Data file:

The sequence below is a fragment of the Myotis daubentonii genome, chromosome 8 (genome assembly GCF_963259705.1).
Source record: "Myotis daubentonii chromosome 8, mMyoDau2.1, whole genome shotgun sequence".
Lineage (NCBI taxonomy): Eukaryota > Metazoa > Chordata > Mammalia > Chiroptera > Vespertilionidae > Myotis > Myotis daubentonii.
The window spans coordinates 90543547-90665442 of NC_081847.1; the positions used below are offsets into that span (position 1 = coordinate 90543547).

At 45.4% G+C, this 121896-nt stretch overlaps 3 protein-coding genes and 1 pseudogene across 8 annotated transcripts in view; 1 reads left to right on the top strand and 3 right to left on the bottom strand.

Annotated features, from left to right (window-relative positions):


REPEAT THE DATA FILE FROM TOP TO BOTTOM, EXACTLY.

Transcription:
The sequence below is a fragment of the Myotis daubentonii genome, chromosome 8 (genome assembly GCF_963259705.1).
Source record: "Myotis daubentonii chromosome 8, mMyoDau2.1, whole genome shotgun sequence".
Lineage (NCBI taxonomy): Eukaryota > Metazoa > Chordata > Mammalia > Chiroptera > Vespertilionidae > Myotis > Myotis daubentonii.
The window spans coordinates 90543547-90665442 of NC_081847.1; the positions used below are offsets into that span (position 1 = coordinate 90543547).

At 45.4% G+C, this 121896-nt stretch overlaps 3 protein-coding genes and 1 pseudogene across 8 annotated transcripts in view; 1 reads left to right on the top strand and 3 right to left on the bottom strand.

Annotated features, from left to right (window-relative positions):